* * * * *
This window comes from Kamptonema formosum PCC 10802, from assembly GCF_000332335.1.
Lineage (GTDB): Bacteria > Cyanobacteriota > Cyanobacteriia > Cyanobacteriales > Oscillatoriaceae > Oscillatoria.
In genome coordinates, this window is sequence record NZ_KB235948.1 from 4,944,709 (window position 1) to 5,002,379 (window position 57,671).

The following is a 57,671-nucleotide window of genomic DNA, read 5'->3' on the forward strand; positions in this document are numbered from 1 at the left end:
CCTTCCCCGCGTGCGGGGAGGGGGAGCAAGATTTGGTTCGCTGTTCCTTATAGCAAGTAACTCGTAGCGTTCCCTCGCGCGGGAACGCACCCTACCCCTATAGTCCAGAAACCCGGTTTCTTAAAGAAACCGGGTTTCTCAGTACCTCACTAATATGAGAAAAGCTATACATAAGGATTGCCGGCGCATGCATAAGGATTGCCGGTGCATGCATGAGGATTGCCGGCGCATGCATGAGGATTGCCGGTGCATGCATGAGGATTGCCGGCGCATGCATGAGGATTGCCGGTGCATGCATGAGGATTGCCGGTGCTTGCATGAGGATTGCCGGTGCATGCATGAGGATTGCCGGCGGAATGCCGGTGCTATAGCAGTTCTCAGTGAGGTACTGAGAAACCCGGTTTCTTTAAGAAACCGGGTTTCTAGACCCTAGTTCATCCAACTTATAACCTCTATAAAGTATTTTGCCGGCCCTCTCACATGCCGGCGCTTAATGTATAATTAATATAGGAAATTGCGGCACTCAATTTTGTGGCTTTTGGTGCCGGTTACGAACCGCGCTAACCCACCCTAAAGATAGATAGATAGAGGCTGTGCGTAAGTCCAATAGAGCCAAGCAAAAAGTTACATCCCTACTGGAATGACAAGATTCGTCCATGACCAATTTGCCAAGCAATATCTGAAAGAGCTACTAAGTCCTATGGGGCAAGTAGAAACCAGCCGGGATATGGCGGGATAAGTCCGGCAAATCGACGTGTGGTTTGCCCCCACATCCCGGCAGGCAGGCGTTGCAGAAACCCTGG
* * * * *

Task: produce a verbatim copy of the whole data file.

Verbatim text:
This window comes from Kamptonema formosum PCC 10802, from assembly GCF_000332335.1.
Lineage (GTDB): Bacteria > Cyanobacteriota > Cyanobacteriia > Cyanobacteriales > Oscillatoriaceae > Oscillatoria.
In genome coordinates, this window is sequence record NZ_KB235948.1 from 4,944,709 (window position 1) to 5,002,379 (window position 57,671).

The following is a 57,671-nucleotide window of genomic DNA, read 5'->3' on the forward strand; positions in this document are numbered from 1 at the left end:
CCTTCCCCGCGTGCGGGGAGGGGGAGCAAGATTTGGTTCGCTGTTCCTTATAGCAAGTAACTCGTAGCGTTCCCTCGCGCGGGAACGCACCCTACCCCTATAGTCCAGAAACCCGGTTTCTTAAAGAAACCGGGTTTCTCAGTACCTCACTAATATGAGAAAAGCTATACATAAGGATTGCCGGCGCATGCATAAGGATTGCCGGTGCATGCATGAGGATTGCCGGCGCATGCATGAGGATTGCCGGTGCATGCATGAGGATTGCCGGCGCATGCATGAGGATTGCCGGTGCATGCATGAGGATTGCCGGTGCTTGCATGAGGATTGCCGGTGCATGCATGAGGATTGCCGGCGGAATGCCGGTGCTATAGCAGTTCTCAGTGAGGTACTGAGAAACCCGGTTTCTTTAAGAAACCGGGTTTCTAGACCCTAGTTCATCCAACTTATAACCTCTATAAAGTATTTTGCCGGCCCTCTCACATGCCGGCGCTTAATGTATAATTAATATAGGAAATTGCGGCACTCAATTTTGTGGCTTTTGGTGCCGGTTACGAACCGCGCTAACCCACCCTAAAGATAGATAGATAGAGGCTGTGCGTAAGTCCAATAGAGCCAAGCAAAAAGTTACATCCCTACTGGAATGACAAGATTCGTCCATGACCAATTTGCCAAGCAATATCTGAAAGAGCTACTAAGTCCTATGGGGCAAGTAGAAACCAGCCGGGATATGGCGGGATAAGTCCGGCAAATCGACGTGTGGTTTGCCCCCACATCCCGGCAGGCAGGCGTTGCAGAAACCCTGG